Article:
DIY Bathroom Installation

DIY Bathroom Installation

Many home improvement projects are far simpler than we expect. Homeowners can increase both the value of their property and their enjoyment of that property by taking on these projects. While it should be noted that there are several areas in which the expertise of a professional is essential—such as electrical rewiring, installation of furnaces or irrigation systems, and major demolition projects involving structural walls—DIY projects in areas like the bathroom can be simply accomplished. What are required are good tools, willingness to self-educate, and proper hardware that will stand the test of time.

Many home improvement projects are far simpler than we expect. Homeowners can increase both the value of their property and their enjoyment of that property by taking on these projects.
Image source: diynetwork.com

Options for the Bath

Bathtubs generally can be grouped into two categories – Alcove or Drop-In, with an Undermount design being a variation of the Drop-in. Alcove tubs are generally considered to be the simplest and most economic models for most homeowners to install themselves, and are frequently used in renovation projects. This is because it doesn’t require the building of a tub deck, with tile work.

Read:[5 Inexpensive Bathroom Renovations]

However, the other two types are quite attractive, and with a bit of extra effort and time, are just as rewarding. Drop-In tubs necessitate the installation of a slab deck, with tile and all the finishing touches installed before the tub itself. Undermounts involve placing the tub into a built box, then installing the slab deck, which renders them the most complex of the three styles.

Rules of Thumb

A few simple guidelines will ensure that you install your new tub with a minimum of fuss. Any expert will tell you that these fall into the realm of common sense, but if you’re new to DIY renovation, they bear repeating.

  • Make it a party. Because tubs, no matter how “easy” they are to install, are unwieldy, invite an interested friend or three along for a DIY day. This will prevent injury to you and damage to the tub or tile work.
  • Be sure to follow instructions. Above and beyond the worry of a voided warranty, following manufacturer instructions and your local building ordinances will prevent some costly worry down the road. If you ever wish to sell your property, a home inspection that discovers an out-of-code bathroom may jeopardize your sale.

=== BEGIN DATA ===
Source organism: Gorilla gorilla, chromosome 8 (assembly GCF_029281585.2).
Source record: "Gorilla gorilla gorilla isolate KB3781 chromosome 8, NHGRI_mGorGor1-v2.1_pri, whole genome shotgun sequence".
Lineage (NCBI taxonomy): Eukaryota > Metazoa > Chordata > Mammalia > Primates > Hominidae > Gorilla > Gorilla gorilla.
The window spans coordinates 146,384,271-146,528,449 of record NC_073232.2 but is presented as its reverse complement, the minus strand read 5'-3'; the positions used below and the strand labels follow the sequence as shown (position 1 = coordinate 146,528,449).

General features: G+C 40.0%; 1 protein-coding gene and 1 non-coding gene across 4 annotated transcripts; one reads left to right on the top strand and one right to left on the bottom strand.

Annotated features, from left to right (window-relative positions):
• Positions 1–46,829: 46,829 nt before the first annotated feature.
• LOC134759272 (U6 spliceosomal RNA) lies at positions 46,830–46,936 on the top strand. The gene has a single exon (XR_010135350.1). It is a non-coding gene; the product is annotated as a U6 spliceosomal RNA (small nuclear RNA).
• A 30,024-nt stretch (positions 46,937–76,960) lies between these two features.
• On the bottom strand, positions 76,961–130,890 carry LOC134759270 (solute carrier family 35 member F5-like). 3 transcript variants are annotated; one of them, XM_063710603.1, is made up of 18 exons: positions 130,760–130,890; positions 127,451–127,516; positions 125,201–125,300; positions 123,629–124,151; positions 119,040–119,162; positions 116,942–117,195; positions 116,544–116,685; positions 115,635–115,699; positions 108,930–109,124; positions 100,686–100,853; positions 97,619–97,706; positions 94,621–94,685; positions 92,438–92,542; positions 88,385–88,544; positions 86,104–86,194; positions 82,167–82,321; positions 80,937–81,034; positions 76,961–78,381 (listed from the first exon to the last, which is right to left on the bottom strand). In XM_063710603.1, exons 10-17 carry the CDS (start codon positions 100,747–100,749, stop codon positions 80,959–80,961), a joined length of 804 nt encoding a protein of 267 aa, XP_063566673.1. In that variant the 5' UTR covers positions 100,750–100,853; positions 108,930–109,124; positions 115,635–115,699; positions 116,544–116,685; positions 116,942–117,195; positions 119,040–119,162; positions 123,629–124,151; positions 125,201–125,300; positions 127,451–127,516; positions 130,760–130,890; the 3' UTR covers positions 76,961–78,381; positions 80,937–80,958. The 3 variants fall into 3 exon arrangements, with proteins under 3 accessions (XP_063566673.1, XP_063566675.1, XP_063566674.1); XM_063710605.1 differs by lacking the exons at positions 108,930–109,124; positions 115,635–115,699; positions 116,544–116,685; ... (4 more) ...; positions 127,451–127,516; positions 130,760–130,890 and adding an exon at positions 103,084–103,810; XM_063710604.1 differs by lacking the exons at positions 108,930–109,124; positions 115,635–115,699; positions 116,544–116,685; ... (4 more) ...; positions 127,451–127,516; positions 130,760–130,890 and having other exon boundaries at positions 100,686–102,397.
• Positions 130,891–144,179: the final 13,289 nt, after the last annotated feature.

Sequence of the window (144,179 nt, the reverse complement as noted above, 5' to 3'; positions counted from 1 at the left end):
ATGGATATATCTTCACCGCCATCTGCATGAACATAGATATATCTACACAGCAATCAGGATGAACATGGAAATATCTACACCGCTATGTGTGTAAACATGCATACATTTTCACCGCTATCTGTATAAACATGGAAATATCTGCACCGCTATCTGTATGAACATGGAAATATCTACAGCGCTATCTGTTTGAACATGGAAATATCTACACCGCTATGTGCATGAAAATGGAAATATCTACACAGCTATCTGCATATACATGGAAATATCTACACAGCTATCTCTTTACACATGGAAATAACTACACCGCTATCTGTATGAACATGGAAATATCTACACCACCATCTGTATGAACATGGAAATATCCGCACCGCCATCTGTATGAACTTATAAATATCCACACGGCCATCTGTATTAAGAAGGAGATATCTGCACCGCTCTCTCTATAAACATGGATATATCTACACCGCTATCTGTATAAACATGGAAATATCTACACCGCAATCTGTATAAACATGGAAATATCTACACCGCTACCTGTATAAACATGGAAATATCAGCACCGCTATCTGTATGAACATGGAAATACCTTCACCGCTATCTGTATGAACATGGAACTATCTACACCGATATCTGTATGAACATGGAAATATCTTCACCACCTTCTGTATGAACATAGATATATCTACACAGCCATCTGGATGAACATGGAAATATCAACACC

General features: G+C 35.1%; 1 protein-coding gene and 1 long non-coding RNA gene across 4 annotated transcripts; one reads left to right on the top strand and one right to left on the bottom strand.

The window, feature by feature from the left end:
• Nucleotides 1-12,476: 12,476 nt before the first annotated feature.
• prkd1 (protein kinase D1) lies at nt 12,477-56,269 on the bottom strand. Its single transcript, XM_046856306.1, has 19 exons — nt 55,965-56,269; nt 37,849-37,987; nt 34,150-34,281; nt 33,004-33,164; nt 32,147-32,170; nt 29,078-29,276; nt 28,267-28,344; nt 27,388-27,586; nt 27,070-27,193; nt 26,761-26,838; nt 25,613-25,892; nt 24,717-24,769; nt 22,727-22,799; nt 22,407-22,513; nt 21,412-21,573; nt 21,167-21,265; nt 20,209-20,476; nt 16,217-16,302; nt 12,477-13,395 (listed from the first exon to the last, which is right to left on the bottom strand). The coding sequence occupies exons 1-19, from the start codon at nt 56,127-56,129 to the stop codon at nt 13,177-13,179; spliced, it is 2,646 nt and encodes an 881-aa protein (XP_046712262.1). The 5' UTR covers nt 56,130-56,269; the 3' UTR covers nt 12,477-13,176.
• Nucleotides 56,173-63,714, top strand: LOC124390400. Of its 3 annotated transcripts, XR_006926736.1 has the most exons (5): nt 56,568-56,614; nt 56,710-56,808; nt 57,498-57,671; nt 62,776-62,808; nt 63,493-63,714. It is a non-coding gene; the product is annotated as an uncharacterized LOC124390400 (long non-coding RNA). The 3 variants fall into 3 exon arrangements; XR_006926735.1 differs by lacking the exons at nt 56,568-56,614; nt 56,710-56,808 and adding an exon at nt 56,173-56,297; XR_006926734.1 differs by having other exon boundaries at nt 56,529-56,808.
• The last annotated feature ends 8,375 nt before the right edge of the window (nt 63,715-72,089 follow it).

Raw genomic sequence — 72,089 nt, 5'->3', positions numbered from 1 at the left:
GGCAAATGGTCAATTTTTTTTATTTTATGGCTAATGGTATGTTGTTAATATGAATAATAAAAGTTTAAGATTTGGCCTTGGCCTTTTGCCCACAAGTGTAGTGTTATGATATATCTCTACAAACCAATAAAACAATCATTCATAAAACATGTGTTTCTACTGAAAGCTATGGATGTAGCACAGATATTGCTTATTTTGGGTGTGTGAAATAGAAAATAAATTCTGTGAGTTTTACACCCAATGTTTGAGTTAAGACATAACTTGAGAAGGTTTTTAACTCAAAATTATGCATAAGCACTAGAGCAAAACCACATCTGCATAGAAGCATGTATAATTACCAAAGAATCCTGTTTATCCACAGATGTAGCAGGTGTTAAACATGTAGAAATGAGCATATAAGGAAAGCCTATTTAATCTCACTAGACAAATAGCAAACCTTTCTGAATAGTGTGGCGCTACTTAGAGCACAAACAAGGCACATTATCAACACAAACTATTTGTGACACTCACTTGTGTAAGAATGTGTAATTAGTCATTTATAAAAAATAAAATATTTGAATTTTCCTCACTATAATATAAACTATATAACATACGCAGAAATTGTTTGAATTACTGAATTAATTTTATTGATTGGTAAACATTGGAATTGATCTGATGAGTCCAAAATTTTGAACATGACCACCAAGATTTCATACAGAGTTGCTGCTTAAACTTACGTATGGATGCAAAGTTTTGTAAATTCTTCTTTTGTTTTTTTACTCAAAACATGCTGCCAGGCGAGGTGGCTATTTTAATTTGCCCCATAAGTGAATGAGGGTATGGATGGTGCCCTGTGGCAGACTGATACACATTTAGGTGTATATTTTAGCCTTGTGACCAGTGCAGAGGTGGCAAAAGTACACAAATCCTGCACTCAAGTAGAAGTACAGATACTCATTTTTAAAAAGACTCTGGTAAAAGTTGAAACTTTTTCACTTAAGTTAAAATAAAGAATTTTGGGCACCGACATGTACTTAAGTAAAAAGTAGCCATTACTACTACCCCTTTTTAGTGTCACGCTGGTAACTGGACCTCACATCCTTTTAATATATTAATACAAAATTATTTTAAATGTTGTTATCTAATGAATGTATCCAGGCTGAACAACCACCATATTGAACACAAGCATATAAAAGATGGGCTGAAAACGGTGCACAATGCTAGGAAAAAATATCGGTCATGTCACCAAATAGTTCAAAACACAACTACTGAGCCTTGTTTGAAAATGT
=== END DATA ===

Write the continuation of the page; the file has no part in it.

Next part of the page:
• Measure twice. Cut once. This practical rule ensures that there are no unsightly or costly mistakes made during the measurement of your tub surround, your tile, or any other feature of home renovation. Remember it always, for every project.

The Alcove Tub

Before you begin installing this type of tub as a renovation, be absolutely certain that your water is turned off. The two best points to check this are at the butterfly valve or ball valve (valve terminology). Once that’s done, you’re free to proceed.

  • Measure the tub’s height and mark it on the back wall in the tub area. Next, find your studs at that height and secure a row of 2×4 planks.
  • With the tub’s apron facing you and the back of the tub towards the stud wall, make sure the drain and overflow end of the tub correspond to the existing rough plumbing. Then, gently manoeuvre the tub to rest upon the 2×4 ledge, flush with your stud wall.
  • Screw in the studs after you locate the flange.
  • Connect the drain to the plumbing along with the overflow. Next, screw on the overflow’s faceplate and situate the drain piece.

Now, you’ve installed your alcove tub. What remains are the faucets of your choice and the tiling that will ensure a water barrier for your floors and walls.

The Drop-In

This type of tub requires the assistance of a professional slab-deck manufacturer. They’ll use the paper template that comes with your tub, which will also be used by you to construct the tub surround box.

  • With dried, crushed mortar, fill the base of the surround box to a depth of two inches.
  • Place the tub in the box and connect the rough plumbing.
  • Clog the overflow and drain holes with rags and weight down the tub with water to settle into the mortar.
  • Once you’ve let the water out, connect the plumbing on the tub deck.
  • Now, bring in your chosen professional to install the slab deck.

Undermounts are similar to the Drop-In, but you’ll have a few extra steps to take before you can enjoy your new tub. Rather than laying the slab deck last, you’ll have a finished tile surround when you weight the tub with water. The finishing touch on this type of tub is using kitchen-grade silicone to create a tight, professional seal against leakage (video here).

DIY projects can be fun and leave you with a sense of accomplishment. But make it a group project, and always remember to be doubly certain of your dimensions before you make any permanent changes. Have fun, be safe, and beautify your home.

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